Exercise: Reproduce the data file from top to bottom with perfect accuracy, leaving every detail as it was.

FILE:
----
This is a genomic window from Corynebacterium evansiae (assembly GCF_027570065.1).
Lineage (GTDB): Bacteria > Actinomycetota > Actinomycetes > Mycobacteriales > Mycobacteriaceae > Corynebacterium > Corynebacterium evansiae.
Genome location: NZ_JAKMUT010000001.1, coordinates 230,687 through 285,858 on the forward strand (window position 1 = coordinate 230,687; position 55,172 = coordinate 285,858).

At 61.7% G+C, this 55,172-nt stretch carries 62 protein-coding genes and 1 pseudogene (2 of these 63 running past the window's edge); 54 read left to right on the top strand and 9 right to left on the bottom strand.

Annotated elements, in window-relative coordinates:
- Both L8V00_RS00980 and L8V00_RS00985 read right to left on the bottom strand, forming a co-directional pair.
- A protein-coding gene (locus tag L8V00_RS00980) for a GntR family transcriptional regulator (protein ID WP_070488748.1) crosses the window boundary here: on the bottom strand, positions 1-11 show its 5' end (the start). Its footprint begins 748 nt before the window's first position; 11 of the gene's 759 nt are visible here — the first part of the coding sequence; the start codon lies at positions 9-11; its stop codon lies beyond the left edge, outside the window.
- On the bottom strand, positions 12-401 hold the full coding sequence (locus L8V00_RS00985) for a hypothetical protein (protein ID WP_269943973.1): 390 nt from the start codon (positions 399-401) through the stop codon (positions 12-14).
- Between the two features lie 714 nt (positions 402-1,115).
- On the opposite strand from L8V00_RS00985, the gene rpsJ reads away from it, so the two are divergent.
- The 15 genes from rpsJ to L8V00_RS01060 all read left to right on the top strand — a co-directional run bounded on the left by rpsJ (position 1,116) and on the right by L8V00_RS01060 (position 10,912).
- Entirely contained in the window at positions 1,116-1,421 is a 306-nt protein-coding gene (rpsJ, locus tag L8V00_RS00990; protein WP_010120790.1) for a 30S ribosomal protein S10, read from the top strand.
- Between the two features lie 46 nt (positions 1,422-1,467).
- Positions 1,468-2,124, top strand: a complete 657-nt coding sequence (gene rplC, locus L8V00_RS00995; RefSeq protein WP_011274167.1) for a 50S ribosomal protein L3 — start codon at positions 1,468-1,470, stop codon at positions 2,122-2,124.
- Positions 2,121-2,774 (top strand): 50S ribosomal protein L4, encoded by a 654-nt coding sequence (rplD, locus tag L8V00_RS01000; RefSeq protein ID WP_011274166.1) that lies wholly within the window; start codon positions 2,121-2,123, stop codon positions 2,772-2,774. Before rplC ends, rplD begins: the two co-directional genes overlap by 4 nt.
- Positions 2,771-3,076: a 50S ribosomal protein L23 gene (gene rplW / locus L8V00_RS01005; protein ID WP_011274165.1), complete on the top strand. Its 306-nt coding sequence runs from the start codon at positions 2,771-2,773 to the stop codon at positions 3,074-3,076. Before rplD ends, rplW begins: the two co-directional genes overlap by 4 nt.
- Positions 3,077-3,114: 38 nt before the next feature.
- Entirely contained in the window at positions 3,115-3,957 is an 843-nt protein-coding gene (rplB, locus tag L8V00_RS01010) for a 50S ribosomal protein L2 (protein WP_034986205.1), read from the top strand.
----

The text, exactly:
This is a genomic window from Corynebacterium evansiae (assembly GCF_027570065.1).
Lineage (GTDB): Bacteria > Actinomycetota > Actinomycetes > Mycobacteriales > Mycobacteriaceae > Corynebacterium > Corynebacterium evansiae.
Genome location: NZ_JAKMUT010000001.1, coordinates 230,687 through 285,858 on the forward strand (window position 1 = coordinate 230,687; position 55,172 = coordinate 285,858).

At 61.7% G+C, this 55,172-nt stretch carries 62 protein-coding genes and 1 pseudogene (2 of these 63 running past the window's edge); 54 read left to right on the top strand and 9 right to left on the bottom strand.

Annotated elements, in window-relative coordinates:
- Both L8V00_RS00980 and L8V00_RS00985 read right to left on the bottom strand, forming a co-directional pair.
- A protein-coding gene (locus tag L8V00_RS00980) for a GntR family transcriptional regulator (protein ID WP_070488748.1) crosses the window boundary here: on the bottom strand, positions 1-11 show its 5' end (the start). Its footprint begins 748 nt before the window's first position; 11 of the gene's 759 nt are visible here — the first part of the coding sequence; the start codon lies at positions 9-11; its stop codon lies beyond the left edge, outside the window.
- On the bottom strand, positions 12-401 hold the full coding sequence (locus L8V00_RS00985) for a hypothetical protein (protein ID WP_269943973.1): 390 nt from the start codon (positions 399-401) through the stop codon (positions 12-14).
- Between the two features lie 714 nt (positions 402-1,115).
- On the opposite strand from L8V00_RS00985, the gene rpsJ reads away from it, so the two are divergent.
- The 15 genes from rpsJ to L8V00_RS01060 all read left to right on the top strand — a co-directional run bounded on the left by rpsJ (position 1,116) and on the right by L8V00_RS01060 (position 10,912).
- Entirely contained in the window at positions 1,116-1,421 is a 306-nt protein-coding gene (rpsJ, locus tag L8V00_RS00990; protein WP_010120790.1) for a 30S ribosomal protein S10, read from the top strand.
- Between the two features lie 46 nt (positions 1,422-1,467).
- Positions 1,468-2,124, top strand: a complete 657-nt coding sequence (gene rplC, locus L8V00_RS00995; RefSeq protein WP_011274167.1) for a 50S ribosomal protein L3 — start codon at positions 1,468-1,470, stop codon at positions 2,122-2,124.
- Positions 2,121-2,774 (top strand): 50S ribosomal protein L4, encoded by a 654-nt coding sequence (rplD, locus tag L8V00_RS01000; RefSeq protein ID WP_011274166.1) that lies wholly within the window; start codon positions 2,121-2,123, stop codon positions 2,772-2,774. Before rplC ends, rplD begins: the two co-directional genes overlap by 4 nt.
- Positions 2,771-3,076: a 50S ribosomal protein L23 gene (gene rplW / locus L8V00_RS01005; protein ID WP_011274165.1), complete on the top strand. Its 306-nt coding sequence runs from the start codon at positions 2,771-2,773 to the stop codon at positions 3,074-3,076. Before rplD ends, rplW begins: the two co-directional genes overlap by 4 nt.
- Positions 3,077-3,114: 38 nt before the next feature.
- Entirely contained in the window at positions 3,115-3,957 is an 843-nt protein-coding gene (rplB, locus tag L8V00_RS01010) for a 50S ribosomal protein L2 (protein WP_034986205.1), read from the top strand.